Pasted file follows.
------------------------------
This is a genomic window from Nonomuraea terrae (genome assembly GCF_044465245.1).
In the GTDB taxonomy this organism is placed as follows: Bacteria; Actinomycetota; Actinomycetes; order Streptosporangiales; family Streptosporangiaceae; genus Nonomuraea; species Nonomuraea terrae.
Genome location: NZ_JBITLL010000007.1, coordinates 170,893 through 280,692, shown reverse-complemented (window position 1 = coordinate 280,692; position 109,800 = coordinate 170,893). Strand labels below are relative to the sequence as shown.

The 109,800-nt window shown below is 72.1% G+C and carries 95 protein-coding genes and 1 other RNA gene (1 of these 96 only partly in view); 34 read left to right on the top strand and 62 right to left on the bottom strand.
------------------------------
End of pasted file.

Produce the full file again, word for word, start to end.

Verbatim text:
This is a genomic window from Nonomuraea terrae (genome assembly GCF_044465245.1).
In the GTDB taxonomy this organism is placed as follows: Bacteria; Actinomycetota; Actinomycetes; order Streptosporangiales; family Streptosporangiaceae; genus Nonomuraea; species Nonomuraea terrae.
Genome location: NZ_JBITLL010000007.1, coordinates 170,893 through 280,692, shown reverse-complemented (window position 1 = coordinate 280,692; position 109,800 = coordinate 170,893). Strand labels below are relative to the sequence as shown.

The 109,800-nt window shown below is 72.1% G+C and carries 95 protein-coding genes and 1 other RNA gene (1 of these 96 only partly in view); 34 read left to right on the top strand and 62 right to left on the bottom strand.